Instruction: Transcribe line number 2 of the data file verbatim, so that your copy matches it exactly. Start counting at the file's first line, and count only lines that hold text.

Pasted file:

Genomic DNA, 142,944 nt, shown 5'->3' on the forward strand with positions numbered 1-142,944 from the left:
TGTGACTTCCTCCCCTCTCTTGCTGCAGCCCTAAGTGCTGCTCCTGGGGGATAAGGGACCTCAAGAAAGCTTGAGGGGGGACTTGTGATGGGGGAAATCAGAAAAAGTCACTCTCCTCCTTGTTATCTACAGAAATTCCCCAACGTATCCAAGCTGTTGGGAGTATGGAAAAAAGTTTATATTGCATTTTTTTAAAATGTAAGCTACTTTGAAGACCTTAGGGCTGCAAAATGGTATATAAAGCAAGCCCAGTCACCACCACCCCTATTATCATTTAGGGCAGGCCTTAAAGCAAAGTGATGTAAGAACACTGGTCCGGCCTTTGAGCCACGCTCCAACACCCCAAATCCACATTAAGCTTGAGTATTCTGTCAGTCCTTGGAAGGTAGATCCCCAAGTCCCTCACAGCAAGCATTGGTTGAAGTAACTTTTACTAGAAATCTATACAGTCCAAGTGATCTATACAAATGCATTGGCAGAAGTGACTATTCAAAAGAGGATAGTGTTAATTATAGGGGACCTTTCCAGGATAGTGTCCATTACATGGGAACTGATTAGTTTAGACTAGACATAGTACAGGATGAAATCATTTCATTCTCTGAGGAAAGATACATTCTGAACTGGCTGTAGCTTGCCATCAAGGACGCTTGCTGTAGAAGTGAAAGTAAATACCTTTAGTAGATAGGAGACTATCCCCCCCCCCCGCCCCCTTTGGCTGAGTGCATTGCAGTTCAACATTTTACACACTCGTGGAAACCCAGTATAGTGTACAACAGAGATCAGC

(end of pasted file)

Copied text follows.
TGTGACTTCCTCCCCTCTCTTGCTGCAGCCCTAAGTGCTGCTCCTGGGGGATAAGGGACCTCAAGAAAGCTTGAGGGGGGACTTGTGATGGGGGAAATCAGAAAAAGTCACTCTCCTCCTTGTTATCTACAGAAATTCCCCAACGTATCCAAGCTGTTGGGAGTATGGAAAAAAGTTTATATTGCATTTTTTTAAAATGTAAGCTACTTTGAAGACCTTAGGGCTGCAAAATGGTATATAAAGCAAGCCCAGTCACCACCACCCCTATTATCATTTAGGGCAGGCCTTAAAGCAAAGTGATGTAAGAACACTGGTCCGGCCTTTGAGCCACGCTCCAACACCCCAAATCCACATTAAGCTTGAGTATTCTGTCAGTCCTTGGAAGGTAGATCCCCAAGTCCCTCACAGCAAGCATTGGTTGAAGTAACTTTTACTAGAAATCTATACAGTCCAAGTGATCTATACAAATGCATTGGCAGAAGTGACTATTCAAAAGAGGATAGTGTTAATTATAGGGGACCTTTCCAGGATAGTGTCCATTACATGGGAACTGATTAGTTTAGACTAGACATAGTACAGGATGAAATCATTTCATTCTCTGAGGAAAGATACATTCTGAACTGGCTGTAGCTTGCCATCAAGGACGCTTGCTGTAGAAGTGAAAGTAAATACCTTTAGTAGATAGGAGACTATCCCCCCCCCCCGCCCCCTTTGGCTGAGTGCATTGCAGTTCAACATTTTACACACTCGTGGAAACCCAGTATAGTGTACAACAGAGATCAGC